Putting it together

The author - photo by David Knight

The author

We now have all the ingredients in place so that we can put together our own training programme.

Mapping out the weeks

You need to figure out how many weeks you are going to need, and how your programme will be phased over those weeks.

The first step is to decide your goal.  This determines the amount of mileage and type of training you need to do.  Your goal should be stretching but achievable. You should reassess, and if necessary adjust, your goal as your training progresses.  (See Chapter 2 for more about setting a goal.)

Second, determine your desired weekly mileage, using Table 10.x.  Consider carefully how much time you are prepared to commit to running, and take account of the impact on your family life and social life.  Don’t forget that as you increase your exercise, you should also increase the amount of sleep you get, which will need to budget for as well.

Third, calculate how long it will take you to build up to your desired weekly mileage, given that you should not increase your weekly mileage by more than 2 miles, or 10% a week, whichever is the larger. (If you follow this strictly, it takes around 3 months to get from 10 miles a week to 40 miles a week.)

Fourth, decide the total duration of the training programme, remembering to include the time it will take to build up to your desired weekly mileage.  In the light of the duration, select your target race or races.

Now you can draw up your training overview, showing all the weeks between now and the target race date, which forms the basis of your plan.   Write in the training goals for each week, identify the easy weeks, and pencil in approximate weekly mileage totals.

Here is an example for runner who runs 10 miles a week, wants to run a 10km, and has decided to step up to 25 miles a week.  The schedule therefore begins with 12 weeks of aerobic running, building up to the target weekly mileage of 25 miles a week.

Table 10.6: sample training overview for 10km runner

Weeks to go Phase Miles Weeks to go Phase Miles
22 Build up 10 11 Base 20
21 Build up 12 10 Strength 22
20 Build up 8 E 9 Strength 24
19 Build up 12 8 Strength 16 E
18 Build up 14 7 Speed 25
17 Build up 16 6 Speed 23
16 Base 10 E 5 Speed 25
15 Base 16 4 Speed 16 E
14 Base 18 3 Speed 22
13 Base 20 2 Peaking 20
12 Base 16 E 1 Race 15

Designing the weekly programme in detail

Once you have the overall shape of the programme, you can then begin to fill in planned run details for each day of the week.  How you do this will depend on your other commitments, and factors (for example, if you are a member of a running club, the weekly timetable of your club runs).

The first step is to write in your weekly long run. This should build up to your maximum long run, which you should repeat each fortnight three or four times. Your longest run should be 3-4 weeks before the race.  In easy weeks, cut back the long run to around two thirds of the previous week.

Then pencil in your rest days.  You may want to rest on Fridays, so that you are strong for weekend races; or on Mondays after the rigours of the weekend.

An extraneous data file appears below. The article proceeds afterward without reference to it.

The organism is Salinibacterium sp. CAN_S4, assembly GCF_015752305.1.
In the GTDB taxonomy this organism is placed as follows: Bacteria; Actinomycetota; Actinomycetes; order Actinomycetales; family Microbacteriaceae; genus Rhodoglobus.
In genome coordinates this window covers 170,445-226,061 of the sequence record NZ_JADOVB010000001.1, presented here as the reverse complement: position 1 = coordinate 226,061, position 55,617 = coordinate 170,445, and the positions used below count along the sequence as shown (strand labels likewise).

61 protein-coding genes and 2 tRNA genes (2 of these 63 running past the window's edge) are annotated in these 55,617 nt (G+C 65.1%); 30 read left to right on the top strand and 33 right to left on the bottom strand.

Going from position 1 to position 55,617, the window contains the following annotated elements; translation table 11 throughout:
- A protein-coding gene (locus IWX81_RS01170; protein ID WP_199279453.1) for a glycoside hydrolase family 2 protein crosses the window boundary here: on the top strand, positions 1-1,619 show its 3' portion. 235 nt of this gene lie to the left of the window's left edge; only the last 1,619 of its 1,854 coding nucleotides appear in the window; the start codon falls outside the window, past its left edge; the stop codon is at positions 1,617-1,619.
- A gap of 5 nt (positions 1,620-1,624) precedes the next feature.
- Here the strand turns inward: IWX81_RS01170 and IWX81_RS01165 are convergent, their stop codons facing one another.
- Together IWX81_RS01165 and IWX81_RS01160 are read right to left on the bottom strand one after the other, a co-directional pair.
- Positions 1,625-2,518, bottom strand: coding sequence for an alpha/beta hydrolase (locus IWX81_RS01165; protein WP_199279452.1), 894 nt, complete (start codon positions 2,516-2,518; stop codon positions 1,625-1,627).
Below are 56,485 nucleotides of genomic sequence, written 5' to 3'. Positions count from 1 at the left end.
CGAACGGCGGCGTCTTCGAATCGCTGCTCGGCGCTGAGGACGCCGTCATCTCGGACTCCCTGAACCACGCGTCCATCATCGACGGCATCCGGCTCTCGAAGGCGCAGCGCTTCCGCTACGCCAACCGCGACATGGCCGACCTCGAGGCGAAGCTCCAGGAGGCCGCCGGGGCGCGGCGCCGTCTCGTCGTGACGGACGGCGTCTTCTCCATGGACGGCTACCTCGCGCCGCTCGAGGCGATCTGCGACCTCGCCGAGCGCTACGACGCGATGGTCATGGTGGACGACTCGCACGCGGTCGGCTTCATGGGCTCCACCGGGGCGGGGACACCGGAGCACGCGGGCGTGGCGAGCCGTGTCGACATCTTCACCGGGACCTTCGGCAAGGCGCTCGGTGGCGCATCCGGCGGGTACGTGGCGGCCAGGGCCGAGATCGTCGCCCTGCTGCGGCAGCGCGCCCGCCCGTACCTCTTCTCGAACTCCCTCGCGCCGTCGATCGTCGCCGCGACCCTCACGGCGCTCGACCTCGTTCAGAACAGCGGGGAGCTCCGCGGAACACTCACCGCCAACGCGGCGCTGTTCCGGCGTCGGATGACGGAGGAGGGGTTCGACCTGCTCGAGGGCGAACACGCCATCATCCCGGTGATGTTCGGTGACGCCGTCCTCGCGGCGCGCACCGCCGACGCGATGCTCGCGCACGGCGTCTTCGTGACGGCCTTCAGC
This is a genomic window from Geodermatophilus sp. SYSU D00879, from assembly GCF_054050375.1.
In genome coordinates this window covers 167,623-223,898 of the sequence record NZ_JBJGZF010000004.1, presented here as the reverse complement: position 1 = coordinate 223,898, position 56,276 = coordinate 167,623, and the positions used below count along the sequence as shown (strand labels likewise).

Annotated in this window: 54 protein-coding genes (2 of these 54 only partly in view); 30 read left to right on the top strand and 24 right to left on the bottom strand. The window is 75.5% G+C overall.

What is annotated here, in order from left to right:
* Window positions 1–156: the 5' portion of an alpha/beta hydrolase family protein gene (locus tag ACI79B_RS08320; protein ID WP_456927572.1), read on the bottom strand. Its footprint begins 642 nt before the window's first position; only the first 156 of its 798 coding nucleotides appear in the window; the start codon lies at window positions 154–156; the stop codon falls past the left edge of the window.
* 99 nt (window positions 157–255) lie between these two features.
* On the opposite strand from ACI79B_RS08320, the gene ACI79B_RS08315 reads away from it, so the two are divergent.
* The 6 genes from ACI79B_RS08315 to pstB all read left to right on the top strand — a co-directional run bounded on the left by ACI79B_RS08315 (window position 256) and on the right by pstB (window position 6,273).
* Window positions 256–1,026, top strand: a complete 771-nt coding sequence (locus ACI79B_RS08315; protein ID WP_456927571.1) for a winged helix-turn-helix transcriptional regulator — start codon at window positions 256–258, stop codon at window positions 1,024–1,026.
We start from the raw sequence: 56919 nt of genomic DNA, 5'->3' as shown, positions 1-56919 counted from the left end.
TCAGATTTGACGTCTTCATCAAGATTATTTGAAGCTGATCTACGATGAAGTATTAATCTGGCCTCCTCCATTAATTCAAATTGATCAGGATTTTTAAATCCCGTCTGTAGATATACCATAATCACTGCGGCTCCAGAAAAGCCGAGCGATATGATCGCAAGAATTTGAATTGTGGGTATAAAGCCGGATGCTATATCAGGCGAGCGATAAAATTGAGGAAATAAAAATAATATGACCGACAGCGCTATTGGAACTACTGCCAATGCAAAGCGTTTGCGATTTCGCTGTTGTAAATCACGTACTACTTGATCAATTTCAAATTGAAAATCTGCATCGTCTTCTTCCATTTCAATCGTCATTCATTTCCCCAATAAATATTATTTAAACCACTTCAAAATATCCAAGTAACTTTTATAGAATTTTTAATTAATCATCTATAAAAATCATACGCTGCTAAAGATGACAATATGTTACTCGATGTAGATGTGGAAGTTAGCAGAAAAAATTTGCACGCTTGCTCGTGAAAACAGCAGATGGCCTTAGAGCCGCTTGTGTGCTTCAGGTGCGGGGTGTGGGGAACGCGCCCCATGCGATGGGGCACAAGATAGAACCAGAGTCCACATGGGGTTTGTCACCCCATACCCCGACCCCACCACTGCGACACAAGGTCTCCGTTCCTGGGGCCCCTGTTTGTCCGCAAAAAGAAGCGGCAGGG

Then pencil in your strength sessions, speed sessions, and threshold runs.  Ideally, these should be separated from each other, and from your long runs, by at least a day (though sometimes this is impossible).

The training schedules in Chapter 11 give examples of how your programme might look.

How detailed should your schedule be?

Some runners prefer to plan every session in advance.  Others prefer to leave things open, so that they can adapt their training to unexpected work or social commitments and how their body feels.

An approach that seems to work well for many runners is to map out an overview of the training programme, and pencil in weekly mileage totals. Then write in any fixed points, such as races you want to enter, long runs, and weekly club runs. This gives the programme a skeleton. But you might want to leave the rest vague: for example, you could decide not to schedule easy runs, fartleks, threshold runs and rest days, and run these sessions as you feel inclined. All the while, use your training log to keep an eye on your weekly mileage to make sure it is in line with the target you have set yourself.

Varying your training over the year

We have seen that the training schedule in the run up to a race should move through different training phases, from aerobic base, to strength and then speed.  In addition, most serious runners vary their training patterns over the year.

For example, some runners spend the winter months concentrating on building distance and endurance, using the dark evenings for long runs; taking part in cross country races; and beginning their training for a marathon in the spring; they then use the summer to concentrate on shorter distances, and take part in track and field events.

If you are going to be a runner for the rest of your life, it is a good idea to vary your training like this during the year.  This will keep you interested and motivated, and the variation is good for your overall fitness and health.

You should also aim to take one period of rest during the year.  Ideally, cut back your running for around a month.  During this time, you might do some other sports, such as swimming and cycling; or run occasionally but only for pleasure, without a stopwatch and definitely no speed-work.  This gives your body time to recover and rebuild itself.  If you don’t cut back for an easy period during the year, you may well find that your body does it for you, by imposing an injury or illness on you that stops you from running.

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